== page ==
Leaked docs allege Huawei helped build North Korea's 3G wireless networks: Report

The documents were leaked by a former Huawei employee.

Huawei reportedly helped build North Korea's commercial 3G wireless network, according to internal documents leaked by a former employee.

The documents obtained by The Washington Post -- which includes past work orders, contracts, and spreadsheets -- allegedly reveal that Huawei partnered with a Chinese state-owned firm, Panda International Information Technology, on a variety of projects across eight years that focused on building and maintaining a 3G commercial wireless network in North Korea.

In this partnership, Huawei reportedly used Panda International Information Technology to send networking equipment to North Korea that was then used to build the country's 3G network. 

The former Huawei employee reportedly provided the documents as they "considered the information to be of public interest", WaPo said.

These documents were originally stored on a Huawei database that had information about the company's global telco operations, according to the report.

In the internal documents, Huawei referred to certain countries, such as North Korea, Iran, and Syria, by code for confidentiality reasons. North Korea was listed as "A9" in the database's spreadsheets.

In light of the internal documents being released, a Huawei spokesperson told ZDNet in an emailed statement that the company currently has "no business presence" in the Democratic People's Republic of Korea. 

"Huawei is fully committed to comply with all applicable laws and regulations in the countries and regions where we operate, including all export control and sanction laws and regulations of the UN, US, and EU," the Huawei spokesperson added. 

See also: Huawei CFO extradition hearing set for January 2020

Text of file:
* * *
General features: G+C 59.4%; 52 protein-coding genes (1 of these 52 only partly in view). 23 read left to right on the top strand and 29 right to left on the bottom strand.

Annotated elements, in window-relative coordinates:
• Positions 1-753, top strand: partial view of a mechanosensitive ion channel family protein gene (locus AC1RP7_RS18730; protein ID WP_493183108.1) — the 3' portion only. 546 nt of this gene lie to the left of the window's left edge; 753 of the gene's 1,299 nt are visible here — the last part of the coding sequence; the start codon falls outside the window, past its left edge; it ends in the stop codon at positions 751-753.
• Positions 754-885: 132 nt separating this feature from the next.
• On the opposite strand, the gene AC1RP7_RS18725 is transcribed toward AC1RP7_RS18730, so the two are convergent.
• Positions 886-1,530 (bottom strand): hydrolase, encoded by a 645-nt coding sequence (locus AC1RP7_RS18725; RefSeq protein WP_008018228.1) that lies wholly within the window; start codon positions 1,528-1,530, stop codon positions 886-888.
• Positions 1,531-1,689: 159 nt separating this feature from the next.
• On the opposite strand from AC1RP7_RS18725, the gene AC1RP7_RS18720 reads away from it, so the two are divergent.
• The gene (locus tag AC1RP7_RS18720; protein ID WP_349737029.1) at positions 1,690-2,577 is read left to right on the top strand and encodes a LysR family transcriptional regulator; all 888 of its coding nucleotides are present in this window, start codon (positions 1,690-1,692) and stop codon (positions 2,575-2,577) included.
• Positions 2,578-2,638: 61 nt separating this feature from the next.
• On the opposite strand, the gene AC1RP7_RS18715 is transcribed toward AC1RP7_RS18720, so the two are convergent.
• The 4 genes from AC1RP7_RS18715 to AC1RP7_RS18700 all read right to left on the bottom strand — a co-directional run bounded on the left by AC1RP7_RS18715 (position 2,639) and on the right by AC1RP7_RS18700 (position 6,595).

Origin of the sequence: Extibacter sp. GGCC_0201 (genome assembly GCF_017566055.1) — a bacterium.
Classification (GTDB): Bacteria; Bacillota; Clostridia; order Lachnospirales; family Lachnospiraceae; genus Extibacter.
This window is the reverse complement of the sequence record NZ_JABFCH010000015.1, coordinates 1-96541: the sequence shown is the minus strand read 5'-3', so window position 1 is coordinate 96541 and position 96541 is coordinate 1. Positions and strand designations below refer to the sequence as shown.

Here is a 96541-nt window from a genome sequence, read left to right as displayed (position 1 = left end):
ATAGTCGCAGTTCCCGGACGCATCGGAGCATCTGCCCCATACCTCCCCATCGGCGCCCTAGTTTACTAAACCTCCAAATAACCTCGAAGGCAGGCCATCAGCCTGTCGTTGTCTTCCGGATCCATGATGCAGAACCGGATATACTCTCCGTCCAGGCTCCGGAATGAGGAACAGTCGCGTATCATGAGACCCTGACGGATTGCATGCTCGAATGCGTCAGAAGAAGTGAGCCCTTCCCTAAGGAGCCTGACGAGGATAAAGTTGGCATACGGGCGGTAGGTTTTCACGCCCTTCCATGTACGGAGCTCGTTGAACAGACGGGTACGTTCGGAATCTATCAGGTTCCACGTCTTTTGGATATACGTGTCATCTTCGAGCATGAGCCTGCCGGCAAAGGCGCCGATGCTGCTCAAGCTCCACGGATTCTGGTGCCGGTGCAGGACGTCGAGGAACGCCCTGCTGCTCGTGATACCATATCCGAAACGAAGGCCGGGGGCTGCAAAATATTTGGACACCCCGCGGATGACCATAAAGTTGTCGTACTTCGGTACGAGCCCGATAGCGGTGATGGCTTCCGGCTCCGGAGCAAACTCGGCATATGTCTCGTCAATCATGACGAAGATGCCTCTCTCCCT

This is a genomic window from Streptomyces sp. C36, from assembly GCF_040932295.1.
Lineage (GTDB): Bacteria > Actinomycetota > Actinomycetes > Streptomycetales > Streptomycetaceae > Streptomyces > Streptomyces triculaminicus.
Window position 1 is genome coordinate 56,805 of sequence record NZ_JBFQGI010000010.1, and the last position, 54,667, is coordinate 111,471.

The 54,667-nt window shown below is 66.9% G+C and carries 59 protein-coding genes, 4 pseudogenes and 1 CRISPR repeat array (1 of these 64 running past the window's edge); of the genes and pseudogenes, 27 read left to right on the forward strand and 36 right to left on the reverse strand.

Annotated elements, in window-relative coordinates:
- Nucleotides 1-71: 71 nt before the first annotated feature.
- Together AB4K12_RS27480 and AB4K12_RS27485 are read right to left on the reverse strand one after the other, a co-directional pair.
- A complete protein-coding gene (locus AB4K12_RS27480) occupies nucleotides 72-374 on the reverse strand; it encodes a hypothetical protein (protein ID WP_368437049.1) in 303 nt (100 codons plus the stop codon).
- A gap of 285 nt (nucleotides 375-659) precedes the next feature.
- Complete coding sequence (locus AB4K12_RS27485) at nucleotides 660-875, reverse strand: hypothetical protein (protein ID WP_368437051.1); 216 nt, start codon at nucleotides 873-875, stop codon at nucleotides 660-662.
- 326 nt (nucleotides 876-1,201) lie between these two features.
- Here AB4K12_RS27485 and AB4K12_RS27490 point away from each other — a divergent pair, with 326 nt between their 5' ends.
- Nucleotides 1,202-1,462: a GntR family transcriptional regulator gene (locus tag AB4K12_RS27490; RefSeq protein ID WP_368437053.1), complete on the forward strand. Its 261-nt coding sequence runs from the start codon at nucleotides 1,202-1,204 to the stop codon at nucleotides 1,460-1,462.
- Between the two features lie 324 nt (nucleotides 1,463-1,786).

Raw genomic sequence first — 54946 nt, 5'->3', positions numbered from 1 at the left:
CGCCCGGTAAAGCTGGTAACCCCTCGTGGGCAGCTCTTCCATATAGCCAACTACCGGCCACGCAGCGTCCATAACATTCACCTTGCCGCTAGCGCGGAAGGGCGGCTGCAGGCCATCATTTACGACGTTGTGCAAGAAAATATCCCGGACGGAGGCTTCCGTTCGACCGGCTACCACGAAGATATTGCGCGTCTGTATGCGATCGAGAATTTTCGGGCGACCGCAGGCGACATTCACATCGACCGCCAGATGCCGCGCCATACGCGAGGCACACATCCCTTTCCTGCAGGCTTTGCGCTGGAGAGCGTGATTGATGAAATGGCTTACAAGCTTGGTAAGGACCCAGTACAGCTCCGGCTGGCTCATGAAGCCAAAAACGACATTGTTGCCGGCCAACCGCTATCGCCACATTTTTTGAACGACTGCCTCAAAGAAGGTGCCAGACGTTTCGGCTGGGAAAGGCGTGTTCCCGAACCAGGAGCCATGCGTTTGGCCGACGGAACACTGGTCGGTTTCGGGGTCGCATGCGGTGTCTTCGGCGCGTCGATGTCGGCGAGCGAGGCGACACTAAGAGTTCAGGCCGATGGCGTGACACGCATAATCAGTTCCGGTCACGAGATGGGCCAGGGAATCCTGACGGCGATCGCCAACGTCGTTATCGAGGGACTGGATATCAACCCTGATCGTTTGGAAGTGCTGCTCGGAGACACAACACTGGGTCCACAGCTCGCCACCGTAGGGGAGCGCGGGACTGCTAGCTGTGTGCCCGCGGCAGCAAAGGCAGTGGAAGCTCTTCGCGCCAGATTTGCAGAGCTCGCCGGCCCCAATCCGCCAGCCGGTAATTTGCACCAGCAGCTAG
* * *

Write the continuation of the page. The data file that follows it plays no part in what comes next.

Huawei -- which uses US parts in its technology -- may have violated US export sanctions which ban the sale of US components to North Korea. North Korea is also currently subject to international sanctions over its nuclear regime and human rights violations. 

Huawei is already facing a 13-count indictment from the US for allegedly misrepresenting Huawei's ownership and control of Iranian affiliate Skycom to banks, which breached UN, US, and EU sanctions for financial services. The US also issued a separate 10-count indictment that accuses Huawei of stealing trade secrets from T-Mobile.

The release of these internal documents comes at a time when various Western countries are considering whether to ban Huawei's equipment from their respective 5G rollouts. Countries like the UK are still yet to make a decision on whether to ban Huawei equipment from its 5G networks. This is despite all of the UK's main telcos already using equipment from Huawei in their 5G rollouts.
 
Meanwhile, Huawei's telco equipment is already banned from participating in 5G rollouts in Australia and Japan, with the countries citing that Huawei is likely to be subject to extrajudicial directions from Beijing. 

In the United States, President Donald Trump signed an executive order in May to ban US companies from buying, installing, or using foreign-made telecommunications equipment, citing cyber-espionage fears. The ban effectively targets Chinese equipment providers like Huawei, although no names are mentioned in the executive order's text. 

However, it is unclear what the current trade status is between the US and Huawei, with Trump saying last month that he would ease up on the ban. Following the president's remarks, the Commerce Department said it would keep Huawei on the list but "issue licenses where there is no threat to US national security". 

Last month, Huawei CEO Ren Zhengfei said he expected the company would drop $30 billion of revenue from its forecast due to the ongoing trade war with the United States.  

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